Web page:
As I make one last round through Pioneer Park in Ferndale, just before the start of another Olde Fashioned Christmas, I marvel at the transformation.
As the coordinator of Olde Fashioned Christmas for the Ferndale Heritage Society, I see how this event captures our mission statement of educating the community on the history of Whatcom County and promoting Pioneer Park.
As a group, the Heritage Society collects and maintains the artifacts in the cabins, and Olde Fashioned Christmas puts them on display in a vintage Christmas scene.
I notice the wooden snow people out for another year. The white, twinkling icicle lights hanging from the eaves of the cabins. Through the windows of the houses I can see lights and movement as the volunteers inside make their final preparations before we open to the public.
The ticket takers are set. The greeters at the entrance are ready for the cold evening with their heavy woolen costumes. They look like they stepped out of a Norman Rockwell painting.
I pop into the Tillicum House to check on the kitchen help. They're prepared with cookies and hot chocolate for all the visitors.
The church is ready for the first set of musicians, and draws me in with its simple, woodsy decorations. I can imagine a winter wedding from the late 1800s looking much like this.
The Foster House is a wonderland with the miniature villages set up along the display cases.
The Shields House is bustling with activity. Apples are being peeled and cored in the kitchen for homemade applesauce. In the living room, Santa and his helper are ready for their first little customers. The smell of lavender comes from the upstairs craft table.
Next building over, the Parker House Store is open for business and I remind myself to stop in later and pick up a couple of last-minute gifts. The upstairs pharmacy is ready, too.
The Veterans' Museum is honoring our troops with a chance for everyone to sign a card to be sent overseas. I have to be sure to add my thank you to the list.
I peek in the Larson House's decorated windows for another glimpse into the past.
The barn is warm inside with the horses and workers readying the wagon for rides.
I check on the Jenni House and they are ready with crafts downstairs and dancing upstairs, much like it would have been in the late 1800s when it served as a stagecoach stop.
I know that the schoolhouse is a favorite of the children as they sit in old-fashion desks and write letters to Santa, just as children have been doing for more than 100 years.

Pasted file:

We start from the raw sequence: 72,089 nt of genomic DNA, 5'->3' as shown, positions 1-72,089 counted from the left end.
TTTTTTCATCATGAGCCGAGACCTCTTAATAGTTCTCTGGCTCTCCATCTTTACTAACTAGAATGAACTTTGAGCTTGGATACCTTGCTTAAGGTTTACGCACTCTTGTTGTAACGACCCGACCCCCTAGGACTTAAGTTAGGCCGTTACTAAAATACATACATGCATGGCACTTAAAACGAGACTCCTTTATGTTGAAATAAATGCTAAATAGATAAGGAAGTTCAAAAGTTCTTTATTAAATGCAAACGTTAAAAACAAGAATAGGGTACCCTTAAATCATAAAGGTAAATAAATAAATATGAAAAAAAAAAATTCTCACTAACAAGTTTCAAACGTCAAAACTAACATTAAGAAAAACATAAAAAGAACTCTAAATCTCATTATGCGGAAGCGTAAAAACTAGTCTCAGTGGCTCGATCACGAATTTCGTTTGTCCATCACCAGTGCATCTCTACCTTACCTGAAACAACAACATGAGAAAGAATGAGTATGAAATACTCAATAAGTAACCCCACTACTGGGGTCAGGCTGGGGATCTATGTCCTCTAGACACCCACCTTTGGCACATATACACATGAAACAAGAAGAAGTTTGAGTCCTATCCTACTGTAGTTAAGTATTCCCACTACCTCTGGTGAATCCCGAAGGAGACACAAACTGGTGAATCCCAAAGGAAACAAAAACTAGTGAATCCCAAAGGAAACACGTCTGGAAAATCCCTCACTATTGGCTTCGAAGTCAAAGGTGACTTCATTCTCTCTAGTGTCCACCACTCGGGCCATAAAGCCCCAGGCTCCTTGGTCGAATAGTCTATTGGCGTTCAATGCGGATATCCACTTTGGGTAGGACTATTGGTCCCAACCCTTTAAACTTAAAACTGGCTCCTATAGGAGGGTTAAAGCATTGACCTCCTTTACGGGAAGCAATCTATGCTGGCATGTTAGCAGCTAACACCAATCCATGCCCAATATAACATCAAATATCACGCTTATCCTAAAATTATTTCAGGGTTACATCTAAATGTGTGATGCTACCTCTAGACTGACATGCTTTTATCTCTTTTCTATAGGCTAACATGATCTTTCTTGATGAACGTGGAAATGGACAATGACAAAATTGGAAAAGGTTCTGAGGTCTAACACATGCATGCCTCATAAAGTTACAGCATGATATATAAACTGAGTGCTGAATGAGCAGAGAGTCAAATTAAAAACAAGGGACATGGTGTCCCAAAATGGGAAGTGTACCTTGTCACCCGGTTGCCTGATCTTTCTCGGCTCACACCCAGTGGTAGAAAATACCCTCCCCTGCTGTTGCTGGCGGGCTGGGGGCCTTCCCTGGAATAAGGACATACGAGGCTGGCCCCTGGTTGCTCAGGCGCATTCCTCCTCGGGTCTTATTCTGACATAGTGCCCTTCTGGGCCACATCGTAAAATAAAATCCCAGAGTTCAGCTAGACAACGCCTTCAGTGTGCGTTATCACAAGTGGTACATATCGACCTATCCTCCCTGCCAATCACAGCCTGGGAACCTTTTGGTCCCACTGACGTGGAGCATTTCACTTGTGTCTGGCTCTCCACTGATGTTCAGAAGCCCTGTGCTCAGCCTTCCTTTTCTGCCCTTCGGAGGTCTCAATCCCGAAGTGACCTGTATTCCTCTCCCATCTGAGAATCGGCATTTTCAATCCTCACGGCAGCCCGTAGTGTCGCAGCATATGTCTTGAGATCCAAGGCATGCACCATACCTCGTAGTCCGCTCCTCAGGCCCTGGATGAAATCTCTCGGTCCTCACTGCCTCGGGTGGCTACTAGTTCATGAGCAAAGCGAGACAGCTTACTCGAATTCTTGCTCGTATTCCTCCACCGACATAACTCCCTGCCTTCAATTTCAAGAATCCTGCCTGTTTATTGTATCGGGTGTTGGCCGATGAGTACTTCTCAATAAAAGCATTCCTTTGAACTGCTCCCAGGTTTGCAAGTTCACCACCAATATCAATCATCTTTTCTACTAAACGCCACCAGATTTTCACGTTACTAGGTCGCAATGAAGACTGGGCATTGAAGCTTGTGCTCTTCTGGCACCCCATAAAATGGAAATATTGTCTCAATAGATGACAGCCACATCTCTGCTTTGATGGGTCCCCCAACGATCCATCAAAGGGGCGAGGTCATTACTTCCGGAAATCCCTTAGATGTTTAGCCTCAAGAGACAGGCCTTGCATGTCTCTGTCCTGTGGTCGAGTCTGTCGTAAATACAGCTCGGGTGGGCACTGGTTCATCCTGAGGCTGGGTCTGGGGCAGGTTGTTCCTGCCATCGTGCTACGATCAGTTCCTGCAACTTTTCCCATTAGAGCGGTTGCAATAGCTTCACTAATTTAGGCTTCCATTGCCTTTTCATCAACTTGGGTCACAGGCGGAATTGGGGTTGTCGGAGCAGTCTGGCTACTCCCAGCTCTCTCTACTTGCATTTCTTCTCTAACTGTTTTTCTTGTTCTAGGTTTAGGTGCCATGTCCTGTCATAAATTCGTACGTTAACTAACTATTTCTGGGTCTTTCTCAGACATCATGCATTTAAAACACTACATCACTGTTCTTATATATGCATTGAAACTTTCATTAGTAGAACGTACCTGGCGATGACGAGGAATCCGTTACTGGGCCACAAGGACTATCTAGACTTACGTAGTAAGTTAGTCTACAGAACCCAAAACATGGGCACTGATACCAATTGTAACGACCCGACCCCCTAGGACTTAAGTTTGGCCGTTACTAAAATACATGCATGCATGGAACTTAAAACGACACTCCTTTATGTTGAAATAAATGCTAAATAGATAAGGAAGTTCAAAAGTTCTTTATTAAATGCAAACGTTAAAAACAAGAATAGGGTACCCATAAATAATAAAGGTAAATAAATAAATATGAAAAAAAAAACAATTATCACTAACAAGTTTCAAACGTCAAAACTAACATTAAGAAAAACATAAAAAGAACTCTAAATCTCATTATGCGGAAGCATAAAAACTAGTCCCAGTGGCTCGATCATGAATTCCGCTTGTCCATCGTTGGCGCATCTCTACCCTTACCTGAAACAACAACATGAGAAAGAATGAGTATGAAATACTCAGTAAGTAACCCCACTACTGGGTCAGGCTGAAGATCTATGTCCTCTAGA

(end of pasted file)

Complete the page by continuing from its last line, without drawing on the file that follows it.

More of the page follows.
The Post Office is ready to accept those letters for mailing to the North Pole. All of them will be answered again this year.
Even the small jail and outhouse have been decorated.
A light snow would complete the picture, but the warmer weather is appreciated.
My rounds are complete and I reflect on the many volunteers who come together each year to make this community event a success.
During these three days, the Ferndale Heritage Society will host nearly 2,000 people who will come to visit the past. They will delight in the decorated cabins, participate in old-fashioned activities and make wonderful memories.
The time will go fast, and before I know it we will be planning our next events.
The education program in the spring will have these same houses bursting with activity as 1,000 schoolchildren, teachers and volunteers learn to chop wood, wash clothes in the old-fashioned washtub, dip candles, make rolls and experience other pioneer chores.
More volunteers will costume-up and preside in the cabins during the last weekend in July for Old Setters Days.
But for tonight, I'll be content with one more Olde Fashioned Christmas memory.
Linda Harkleroad has been with the Ferndale Heritage Society for 15-plus years and currently holds the office of vice president. Besides volunteering for other groups, including a car club, gardening group and the Washington State Department of Fish and Wildlife, Linda has worked at Alcoa Intalco Works for 33-plus years in environmental affairs. She and her husband, Wayne, live at Neptune Beach in Ferndale. They love gardening and camping along the north fork of the Nooksack River.
Window On My World is an occasional essay in Monday's Bellingham Herald that allows Whatcom County residents to share their passion for what they do, an idea or cause they support. Send your Window On My World, which must be no more than 700 words, to Julie.email@example.com.
IF YOU GO
Tickets for the Ferndale Heritage Society's Olde Fashion Christmas are $4 for adults, $3 for children.
The cabins at Pioneer Park, 2004 Cherry St., are open 5 to 9 p.m. Nov. 30, 1 to 9 p.m. Dec. 1 and 1 to 4 p.m. Dec. 2.